Comment by Graham Young — October 6, 2005 @ 5:59 pm

  8. Wayne, you need a bit of a reality check. It isn’t that simple.
    Sure, politicians are basically lying rodents who cannot be trusted but that is not what the Constitution stands for.
    We the people should take a stand and not allow our children to be corrupt with the thieving and cheating by politicians, as this is a terrible example for our children. We the people must demand honesty and refuse to vote for those who have shown they cannot be trusted.
    Regretfully many electors vote for the rubbish promised to them during an election even so they know or likely are aware that they will be worse of after the election.
    Look at the murderous unconstitutional invasion into Iraq. We the people returned the very people who authorized (albeit unconstitutionally) this murderous invasion, and Australians are paying the price in places like Bali!
    When we show the world we can ignore the sovereign rights of another nation and use violence then how can we argue against others using the same brand of terrorism?
    Perhaps you ought to read the Constitution and the background material and you might perhaps then discover that the way the Commonwealth of Australia is dealing with matters is to a great extend contrary to constitutional provisions.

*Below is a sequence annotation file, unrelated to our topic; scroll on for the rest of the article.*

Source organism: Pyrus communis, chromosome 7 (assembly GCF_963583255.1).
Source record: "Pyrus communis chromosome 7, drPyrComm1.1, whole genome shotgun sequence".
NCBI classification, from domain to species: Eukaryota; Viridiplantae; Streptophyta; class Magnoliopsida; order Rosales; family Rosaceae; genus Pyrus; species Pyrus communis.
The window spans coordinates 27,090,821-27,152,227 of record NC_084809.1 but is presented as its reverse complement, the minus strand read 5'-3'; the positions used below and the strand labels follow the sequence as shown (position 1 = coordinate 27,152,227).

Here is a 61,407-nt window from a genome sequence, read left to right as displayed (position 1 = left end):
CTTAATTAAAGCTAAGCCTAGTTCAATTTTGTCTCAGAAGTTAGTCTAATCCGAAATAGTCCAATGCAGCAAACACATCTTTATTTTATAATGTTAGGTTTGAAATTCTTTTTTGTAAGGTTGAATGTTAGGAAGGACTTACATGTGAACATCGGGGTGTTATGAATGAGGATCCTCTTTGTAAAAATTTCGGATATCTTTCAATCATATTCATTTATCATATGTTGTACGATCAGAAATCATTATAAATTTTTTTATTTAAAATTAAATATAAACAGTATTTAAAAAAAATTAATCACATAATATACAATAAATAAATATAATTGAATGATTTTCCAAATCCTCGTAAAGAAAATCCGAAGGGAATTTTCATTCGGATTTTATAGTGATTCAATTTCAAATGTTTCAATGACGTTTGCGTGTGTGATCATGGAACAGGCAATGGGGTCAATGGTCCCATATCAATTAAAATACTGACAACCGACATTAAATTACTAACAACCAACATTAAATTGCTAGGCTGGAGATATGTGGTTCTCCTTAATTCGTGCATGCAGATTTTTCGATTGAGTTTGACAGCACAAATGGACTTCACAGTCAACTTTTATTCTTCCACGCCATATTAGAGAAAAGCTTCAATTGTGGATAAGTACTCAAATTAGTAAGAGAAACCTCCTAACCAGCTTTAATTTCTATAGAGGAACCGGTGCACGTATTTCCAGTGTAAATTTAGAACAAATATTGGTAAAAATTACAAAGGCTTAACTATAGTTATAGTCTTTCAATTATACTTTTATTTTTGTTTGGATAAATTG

Vivian solon is a clear example, as the Commonwealth of Australia constitutionally cannot detain/deport any person without a State Court order.
    Likewise, the governor-general is the head of the government, not a Prime minister! Only the governor-general can authorize a war against another nation! And the minister of Defense can only act AFTER the Governor-General first had published a DECLARATION OF WAR in the Gazette!
    And, there is a lot more to it.

    Comment by Mr G. H. Schorel-Hlavka — October 7, 2005 @ 2:11 am

  9. I think Vee is pretty spot on when he says that none of us can cite all the material that has lead us to our personal worldview. All that we can do with sincerity is tell it as we see it whilst remaining open to new information and other view points.
    On the issue of global warming I am a skeptic. I don’t doubt that we humans have an impact on the global environment. However I don’t think it is likely to be the primary cause of current climate change. Just as the climate change that allowed the Vikings to farm in Iceland/Greenland was not due to human influences.
    I think the precautionary principle is complete bunk. This principle could be used to justify the Kyoto protocol and also to oppose it. Being extra cautious is not automatically wise.

    Comment by Terje Petersen — October 7, 2005 @ 6:10 am